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 Post subject: functions having a certain property!Posted: Mon, 2 Jun 2008 13:59:08 UTC
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Joined: Sat, 18 Mar 2006 08:42:24 UTC
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Find all possible functions which satisfy the following condition:

.......................................................................................................................................................

Remark 1:
We know that for any the function

satisfies The question is if these are all possible functions?
.......................................................................................................................................................

Remark 2:

The above problem is basically to find the endomorphisms of the group where is the

interval and is defined by:

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 Post subject: Posted: Wed, 11 Jun 2008 22:57:02 UTC
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Joined: Wed, 30 Mar 2005 04:25:14 UTC
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Location: Austin, TX
It seems this might be reformulated as a ring theory problem, since the homomorphism you've exhibited could be reformulated as a ring homomorphism.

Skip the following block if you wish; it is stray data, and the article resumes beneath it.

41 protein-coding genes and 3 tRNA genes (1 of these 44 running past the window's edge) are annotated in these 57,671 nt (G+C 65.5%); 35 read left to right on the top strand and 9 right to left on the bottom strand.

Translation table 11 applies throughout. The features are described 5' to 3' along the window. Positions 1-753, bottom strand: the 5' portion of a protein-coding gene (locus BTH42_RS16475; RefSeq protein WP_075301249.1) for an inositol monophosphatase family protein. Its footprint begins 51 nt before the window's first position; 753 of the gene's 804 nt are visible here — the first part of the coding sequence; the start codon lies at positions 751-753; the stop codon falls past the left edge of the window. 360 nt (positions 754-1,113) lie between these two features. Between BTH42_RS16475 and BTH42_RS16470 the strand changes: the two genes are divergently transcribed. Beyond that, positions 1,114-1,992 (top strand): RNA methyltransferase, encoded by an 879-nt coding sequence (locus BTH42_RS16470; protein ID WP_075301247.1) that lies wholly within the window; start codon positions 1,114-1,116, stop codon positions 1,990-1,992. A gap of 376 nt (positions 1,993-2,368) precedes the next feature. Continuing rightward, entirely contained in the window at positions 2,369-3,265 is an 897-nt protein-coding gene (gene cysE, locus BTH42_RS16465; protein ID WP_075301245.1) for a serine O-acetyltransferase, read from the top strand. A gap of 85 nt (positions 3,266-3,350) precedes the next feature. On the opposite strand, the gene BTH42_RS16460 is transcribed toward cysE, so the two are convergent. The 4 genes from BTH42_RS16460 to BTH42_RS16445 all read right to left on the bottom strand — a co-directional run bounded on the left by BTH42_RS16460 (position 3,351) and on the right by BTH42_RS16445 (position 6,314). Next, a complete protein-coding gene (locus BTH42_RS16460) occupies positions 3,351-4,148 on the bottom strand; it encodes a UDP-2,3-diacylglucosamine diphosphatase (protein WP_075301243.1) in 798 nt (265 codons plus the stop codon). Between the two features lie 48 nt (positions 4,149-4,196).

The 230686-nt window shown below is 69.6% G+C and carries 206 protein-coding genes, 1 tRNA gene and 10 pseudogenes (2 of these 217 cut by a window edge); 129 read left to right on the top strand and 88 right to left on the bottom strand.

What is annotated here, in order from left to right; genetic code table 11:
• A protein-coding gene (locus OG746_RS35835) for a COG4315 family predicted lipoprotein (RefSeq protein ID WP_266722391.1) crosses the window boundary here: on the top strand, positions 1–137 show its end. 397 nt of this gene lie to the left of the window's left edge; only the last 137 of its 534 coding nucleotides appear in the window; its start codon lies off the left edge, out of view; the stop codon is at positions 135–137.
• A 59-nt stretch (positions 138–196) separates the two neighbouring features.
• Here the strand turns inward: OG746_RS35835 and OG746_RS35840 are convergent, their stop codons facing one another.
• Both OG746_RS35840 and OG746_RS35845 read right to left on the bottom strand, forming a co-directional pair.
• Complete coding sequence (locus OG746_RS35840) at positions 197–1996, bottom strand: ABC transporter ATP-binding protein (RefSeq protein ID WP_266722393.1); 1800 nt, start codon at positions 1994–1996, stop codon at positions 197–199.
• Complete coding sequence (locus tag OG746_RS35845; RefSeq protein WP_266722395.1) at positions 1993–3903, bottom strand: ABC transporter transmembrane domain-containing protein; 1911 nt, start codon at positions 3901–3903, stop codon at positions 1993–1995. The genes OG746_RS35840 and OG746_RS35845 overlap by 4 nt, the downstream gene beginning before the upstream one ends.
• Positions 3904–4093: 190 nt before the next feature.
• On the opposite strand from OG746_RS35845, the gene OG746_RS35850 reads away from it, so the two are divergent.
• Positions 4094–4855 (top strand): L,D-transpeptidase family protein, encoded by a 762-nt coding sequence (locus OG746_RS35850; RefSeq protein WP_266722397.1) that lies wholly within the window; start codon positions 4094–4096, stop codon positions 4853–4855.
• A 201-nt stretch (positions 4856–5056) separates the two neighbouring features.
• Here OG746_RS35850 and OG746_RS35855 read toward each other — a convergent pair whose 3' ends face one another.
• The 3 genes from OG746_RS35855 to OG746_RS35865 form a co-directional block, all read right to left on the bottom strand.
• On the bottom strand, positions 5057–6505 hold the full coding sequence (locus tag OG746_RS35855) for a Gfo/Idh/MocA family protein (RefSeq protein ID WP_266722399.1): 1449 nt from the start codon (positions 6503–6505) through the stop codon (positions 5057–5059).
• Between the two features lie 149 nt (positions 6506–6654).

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 Post subject: Re: functions having a certain property!Posted: Thu, 12 Jun 2008 16:37:34 UTC
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Joined: Sat, 7 Jan 2006 18:29:24 UTC
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Location: Leeds, UK
commutative wrote:
Find all possible functions which satisfy the following condition:

This reminds me of the formula for tanh(x+y). In fact, let and , and let Then the functional equation (*) says that

Therefore and so

It is clear from (*) (with x=y=0) that f(0)=0, and hence g(0)=0. Now suppose that f (and hence g) is differentiable at 0, with f'(0)=α (and hence by the chain rule g'(0)=α too). Therefore .

But then , from which it follows that g is everywhere differentiable and

That differential equation, with the initial condition g(0)=0, has the solution . Conclusion:

So, provided that f is differentiable at 0, there is indeed just a one-parameter family of solutions. I haven't thought about how to get from to , but that ought to be "just algebra".

Edit. I could have done that much more simply. The map τ:x→tanh(x) is an isomorphism from the additive group (R,+) of reals to the group (G,*) (in commutative's Remark 2). So if f is an endomorphism of (G,*) then is an endomorphism of (R,+). But it is well known that if such an endomorphism is continuous (or differentiable at 0) then it is of the form x→αx for some real number α. If the map is not continuous then you have to think of it as a real-valued linear functional on R regarded as a vector space over the rationals. In that case, it can be defined arbitrarily on each element of a Hamel basis of the Q-vector space R (provided you're happy to use the Axiom of Choice).

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 Post subject: Posted: Fri, 27 Jun 2008 16:18:17 UTC
 S.O.S. Oldtimer

Joined: Tue, 13 Jun 2006 11:57:53 UTC
Posts: 239
Location: new delhi
I think that the function is log((1-x)/(1+x))

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